Starring: Tom Arnolds, Sean Astin, Martin Blasick
Written and Directed by: Ron Carlson
Running Time: 80 Minutes
Reviewed by: Dan Oles
Some movies seem like they were more fun to make than to watch.
Dead Ant is an affectionate and sometimes passionate tribute to horror films from many different eras: giant ants from the 1930s (there’s even a cute reference to the most famous giant ant movie Them), 1980s and 90s monster flicks and horror/comedy hybrids like Tremors and Critters, as well as (unfortunately) cheap 2000s era direct-to-DVD movies. It’s this last aspect that prevents the energy and fun the actors were clearly having from directly translating to the audience.
There’s some great performances and fun characters wrapped in an amusingly cheesy premise. A washed up rock band travels to the desert to find inspiration for a music festival using peyote. Also there are giant ants. Those two aspects of the film are just as disjointed as they sound even if the film seldom takes itself seriously.
It still feels sometimes that two script concepts were mashed together, one a road trip film about drug-addled rockers and groupies and the other a budget-conscious homage to horror movies about giant creatures. Honestly using unconventional characters in a conventional horror film is an experiment I’d like to see more often. Apart from some stereotypical valley girls (and Sean Astin’s amusing cameo as a typical stoner character) most of the other characters have some kind of quirky touch. The band’s producer falls in and out of love with his group (and probably has a record), the frontman’s visions of authenticity are not supported by his adolescent mind, the lead bassist is struggling to be an awesome rock god while in his forties…it’s all fertile ground for some creative interactions and amusingly observant jokes.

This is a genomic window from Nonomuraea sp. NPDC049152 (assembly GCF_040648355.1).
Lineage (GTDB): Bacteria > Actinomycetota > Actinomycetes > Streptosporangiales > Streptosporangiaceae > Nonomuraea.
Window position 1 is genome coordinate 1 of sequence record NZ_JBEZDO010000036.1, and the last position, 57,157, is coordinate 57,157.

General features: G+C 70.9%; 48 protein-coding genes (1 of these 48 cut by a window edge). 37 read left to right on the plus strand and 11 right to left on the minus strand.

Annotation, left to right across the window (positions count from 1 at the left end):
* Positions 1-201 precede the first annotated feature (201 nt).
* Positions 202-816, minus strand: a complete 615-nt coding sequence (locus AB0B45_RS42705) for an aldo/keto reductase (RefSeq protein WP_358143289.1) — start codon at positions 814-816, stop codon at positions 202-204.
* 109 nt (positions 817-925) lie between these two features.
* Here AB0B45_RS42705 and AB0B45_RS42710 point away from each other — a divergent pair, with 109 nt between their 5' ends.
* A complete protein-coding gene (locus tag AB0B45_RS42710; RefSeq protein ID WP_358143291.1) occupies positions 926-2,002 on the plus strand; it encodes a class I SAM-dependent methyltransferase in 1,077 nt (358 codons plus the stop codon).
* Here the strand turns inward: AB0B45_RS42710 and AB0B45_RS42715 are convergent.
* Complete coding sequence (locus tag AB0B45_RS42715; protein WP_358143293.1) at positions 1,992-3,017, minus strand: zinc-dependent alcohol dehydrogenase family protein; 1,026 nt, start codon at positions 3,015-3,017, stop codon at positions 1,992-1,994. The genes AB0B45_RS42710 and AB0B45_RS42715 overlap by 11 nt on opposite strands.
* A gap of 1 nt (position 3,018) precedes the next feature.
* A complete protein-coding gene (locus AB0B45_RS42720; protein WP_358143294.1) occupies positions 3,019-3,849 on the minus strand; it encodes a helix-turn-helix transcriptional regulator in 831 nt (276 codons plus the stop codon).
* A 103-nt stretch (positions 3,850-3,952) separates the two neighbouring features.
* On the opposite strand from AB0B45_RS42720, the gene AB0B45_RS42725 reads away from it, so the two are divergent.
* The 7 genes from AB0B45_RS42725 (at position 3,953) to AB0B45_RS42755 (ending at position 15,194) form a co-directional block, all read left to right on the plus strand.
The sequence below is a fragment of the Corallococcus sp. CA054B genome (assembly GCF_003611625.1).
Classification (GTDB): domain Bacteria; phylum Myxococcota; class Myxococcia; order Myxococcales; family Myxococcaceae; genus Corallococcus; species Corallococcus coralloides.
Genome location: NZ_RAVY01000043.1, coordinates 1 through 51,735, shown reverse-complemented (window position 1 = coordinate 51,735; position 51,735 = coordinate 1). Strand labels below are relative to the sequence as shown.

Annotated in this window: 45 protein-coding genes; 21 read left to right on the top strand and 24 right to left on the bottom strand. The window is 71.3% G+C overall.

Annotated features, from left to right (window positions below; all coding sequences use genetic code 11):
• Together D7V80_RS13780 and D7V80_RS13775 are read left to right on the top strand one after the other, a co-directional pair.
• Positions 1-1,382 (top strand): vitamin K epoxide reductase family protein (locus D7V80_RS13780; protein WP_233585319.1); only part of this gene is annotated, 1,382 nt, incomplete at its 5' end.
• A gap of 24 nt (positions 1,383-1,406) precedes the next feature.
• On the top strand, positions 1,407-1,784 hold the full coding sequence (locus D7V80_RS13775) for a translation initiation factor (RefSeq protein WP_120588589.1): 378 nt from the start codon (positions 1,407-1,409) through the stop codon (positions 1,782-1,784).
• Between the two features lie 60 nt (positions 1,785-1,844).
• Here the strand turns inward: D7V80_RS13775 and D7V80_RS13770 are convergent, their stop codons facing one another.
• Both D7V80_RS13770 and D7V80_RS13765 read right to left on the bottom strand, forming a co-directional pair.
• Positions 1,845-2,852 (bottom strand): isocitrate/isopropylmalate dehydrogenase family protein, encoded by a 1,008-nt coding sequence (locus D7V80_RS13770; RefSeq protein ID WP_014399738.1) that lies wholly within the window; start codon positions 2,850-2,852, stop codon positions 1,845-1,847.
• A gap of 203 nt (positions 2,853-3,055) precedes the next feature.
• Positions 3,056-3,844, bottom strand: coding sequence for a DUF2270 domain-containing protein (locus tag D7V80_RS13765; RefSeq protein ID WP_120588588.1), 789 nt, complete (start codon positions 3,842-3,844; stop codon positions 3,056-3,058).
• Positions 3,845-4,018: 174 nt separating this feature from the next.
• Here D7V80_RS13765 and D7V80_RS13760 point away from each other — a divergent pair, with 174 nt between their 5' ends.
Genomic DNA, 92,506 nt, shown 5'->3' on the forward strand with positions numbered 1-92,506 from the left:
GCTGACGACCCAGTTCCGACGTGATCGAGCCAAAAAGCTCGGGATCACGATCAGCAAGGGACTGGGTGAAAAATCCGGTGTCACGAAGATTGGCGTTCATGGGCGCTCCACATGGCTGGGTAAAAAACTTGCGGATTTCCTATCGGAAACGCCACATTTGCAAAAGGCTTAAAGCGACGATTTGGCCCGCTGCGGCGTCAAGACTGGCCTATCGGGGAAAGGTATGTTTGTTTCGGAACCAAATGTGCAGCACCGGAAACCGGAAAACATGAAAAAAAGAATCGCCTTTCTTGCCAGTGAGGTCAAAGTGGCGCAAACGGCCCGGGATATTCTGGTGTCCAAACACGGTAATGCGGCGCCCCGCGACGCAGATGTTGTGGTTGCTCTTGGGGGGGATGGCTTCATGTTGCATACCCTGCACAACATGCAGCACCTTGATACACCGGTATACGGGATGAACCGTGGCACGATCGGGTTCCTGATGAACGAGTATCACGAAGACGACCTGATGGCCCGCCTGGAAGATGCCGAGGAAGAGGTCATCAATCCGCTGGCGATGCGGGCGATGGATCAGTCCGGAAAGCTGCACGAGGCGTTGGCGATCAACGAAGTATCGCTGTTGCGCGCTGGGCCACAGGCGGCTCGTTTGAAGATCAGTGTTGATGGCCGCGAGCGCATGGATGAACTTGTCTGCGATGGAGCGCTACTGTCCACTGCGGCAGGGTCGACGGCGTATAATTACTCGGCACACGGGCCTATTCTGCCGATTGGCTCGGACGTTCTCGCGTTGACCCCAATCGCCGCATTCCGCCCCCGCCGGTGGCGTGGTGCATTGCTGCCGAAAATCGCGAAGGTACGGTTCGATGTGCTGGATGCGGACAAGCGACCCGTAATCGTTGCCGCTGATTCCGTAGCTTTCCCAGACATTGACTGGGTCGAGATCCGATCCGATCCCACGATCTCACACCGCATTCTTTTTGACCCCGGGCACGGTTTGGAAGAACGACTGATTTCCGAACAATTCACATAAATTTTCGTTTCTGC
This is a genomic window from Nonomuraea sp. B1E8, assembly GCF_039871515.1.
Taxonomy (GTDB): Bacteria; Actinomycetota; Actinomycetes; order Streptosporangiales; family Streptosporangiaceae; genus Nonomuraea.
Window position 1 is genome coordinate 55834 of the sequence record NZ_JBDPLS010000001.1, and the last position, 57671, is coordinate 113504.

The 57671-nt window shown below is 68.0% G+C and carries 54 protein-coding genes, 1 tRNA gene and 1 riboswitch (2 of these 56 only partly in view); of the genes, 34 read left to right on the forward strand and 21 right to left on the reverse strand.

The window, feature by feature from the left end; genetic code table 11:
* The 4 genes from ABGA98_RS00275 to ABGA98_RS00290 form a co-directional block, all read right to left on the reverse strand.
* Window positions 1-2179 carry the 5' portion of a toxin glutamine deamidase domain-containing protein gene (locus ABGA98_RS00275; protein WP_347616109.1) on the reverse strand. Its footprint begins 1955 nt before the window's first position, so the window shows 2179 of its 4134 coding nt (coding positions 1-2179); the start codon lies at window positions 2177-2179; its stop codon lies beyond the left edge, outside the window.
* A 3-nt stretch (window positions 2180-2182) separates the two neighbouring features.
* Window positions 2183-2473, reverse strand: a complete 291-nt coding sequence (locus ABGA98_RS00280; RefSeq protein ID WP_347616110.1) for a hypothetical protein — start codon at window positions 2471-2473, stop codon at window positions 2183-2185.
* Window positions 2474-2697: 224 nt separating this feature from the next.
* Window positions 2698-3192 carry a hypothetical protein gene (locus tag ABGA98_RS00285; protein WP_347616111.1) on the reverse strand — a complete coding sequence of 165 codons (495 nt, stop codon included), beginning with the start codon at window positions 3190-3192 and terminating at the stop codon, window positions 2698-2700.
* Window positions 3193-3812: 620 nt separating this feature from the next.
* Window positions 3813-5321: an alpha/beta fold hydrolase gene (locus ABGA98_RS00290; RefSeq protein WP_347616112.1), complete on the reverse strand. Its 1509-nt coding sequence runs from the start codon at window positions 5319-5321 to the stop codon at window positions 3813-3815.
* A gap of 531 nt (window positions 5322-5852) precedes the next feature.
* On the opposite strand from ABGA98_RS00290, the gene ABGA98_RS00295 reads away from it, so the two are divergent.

And, as if in order to placate either a distributor, a certain kind of fan, or as yet another over-the-top parody of the genre there is full frontal nudity about ten minutes into the movie. Between this and a number of crazy set pieces the focus of Dead Ant seems fully on entertainment.
What lets it down is the cheap looking special effects. As a producer myself I realize how expensive ‘cheap’ effects can be, but Dead Ant is done no favors by a majority of its creatures and gore and explosions looking to be straight from a commonly available digital effects library. If you watch enough modern horror films especially you start noticing repeated blood splatter animations, fire animations, and given how well the giant ants move (not well) it’s fair to claim these were adapted or pulled together from existing rendered assets that were not rigged to move quickly. Actually given how good some ants look and how terrible others do there might have been multiple effects studios involved.
The problem is that cheesy or cheap practical effects have a certain charm that equally frugal CGI lacks. When there’s puppets or squibs or even stop motion involved there’s an impression of effort and time spent to realize a set piece, even if it’s not always effective. Computer animation is so prevalent however most viewers have seen behind the curtain and know how (comparatively) simple it is to drag, drop, resize and program a digital event. There’s no real wonder about how the trick was done, and even less when the seams show thanks to bad textures, poor integration, or just situations where characters are supposedly surrounded or actively being attacked and since the effects work only features in some shots there are no ants to be seen anywhere.
Dead Ant tries it’s hardest with what it has and no character gives anything less than their all. The unimpressive effects alone are what let down what could have been a classic. You can see it as a fun character piece, a parody, or a late night movie to riff with friends, but you are unlikely to get the slightest bit of horror without a lot of dedication to ignoring the bulk of the creatures and effects…and for a movie about (and probably aimed somewhat at) stoners, this might be a lot to ask.
In Theaters, On Demand & Digital HD on January 25th, 2019
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